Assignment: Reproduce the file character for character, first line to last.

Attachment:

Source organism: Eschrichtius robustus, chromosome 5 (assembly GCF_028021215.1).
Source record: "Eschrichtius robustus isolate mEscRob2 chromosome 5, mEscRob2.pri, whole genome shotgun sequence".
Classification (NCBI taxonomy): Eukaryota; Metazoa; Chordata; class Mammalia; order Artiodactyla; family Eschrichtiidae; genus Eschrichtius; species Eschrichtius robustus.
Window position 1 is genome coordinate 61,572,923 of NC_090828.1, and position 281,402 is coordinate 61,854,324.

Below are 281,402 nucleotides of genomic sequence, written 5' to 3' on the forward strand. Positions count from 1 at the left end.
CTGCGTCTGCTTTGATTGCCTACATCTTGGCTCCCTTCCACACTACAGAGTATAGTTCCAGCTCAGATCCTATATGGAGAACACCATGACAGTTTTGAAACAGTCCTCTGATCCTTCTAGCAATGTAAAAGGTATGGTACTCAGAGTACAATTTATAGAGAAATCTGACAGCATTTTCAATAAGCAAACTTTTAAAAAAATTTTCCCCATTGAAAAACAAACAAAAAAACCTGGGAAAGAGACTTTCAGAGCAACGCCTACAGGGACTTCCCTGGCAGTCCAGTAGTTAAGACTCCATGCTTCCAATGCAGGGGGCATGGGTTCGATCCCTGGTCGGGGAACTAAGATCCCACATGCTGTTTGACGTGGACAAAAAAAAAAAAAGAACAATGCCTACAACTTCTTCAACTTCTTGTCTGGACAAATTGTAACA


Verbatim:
Source organism: Eschrichtius robustus, chromosome 5 (assembly GCF_028021215.1).
Source record: "Eschrichtius robustus isolate mEscRob2 chromosome 5, mEscRob2.pri, whole genome shotgun sequence".
Classification (NCBI taxonomy): Eukaryota; Metazoa; Chordata; class Mammalia; order Artiodactyla; family Eschrichtiidae; genus Eschrichtius; species Eschrichtius robustus.
Window position 1 is genome coordinate 61,572,923 of NC_090828.1, and position 281,402 is coordinate 61,854,324.

Below are 281,402 nucleotides of genomic sequence, written 5' to 3' on the forward strand. Positions count from 1 at the left end.
CTGCGTCTGCTTTGATTGCCTACATCTTGGCTCCCTTCCACACTACAGAGTATAGTTCCAGCTCAGATCCTATATGGAGAACACCATGACAGTTTTGAAACAGTCCTCTGATCCTTCTAGCAATGTAAAAGGTATGGTACTCAGAGTACAATTTATAGAGAAATCTGACAGCATTTTCAATAAGCAAACTTTTAAAAAAATTTTCCCCATTGAAAAACAAACAAAAAAACCTGGGAAAGAGACTTTCAGAGCAACGCCTACAGGGACTTCCCTGGCAGTCCAGTAGTTAAGACTCCATGCTTCCAATGCAGGGGGCATGGGTTCGATCCCTGGTCGGGGAACTAAGATCCCACATGCTGTTTGACGTGGACAAAAAAAAAAAAAGAACAATGCCTACAACTTCTTCAACTTCTTGTCTGGACAAATTGTAACA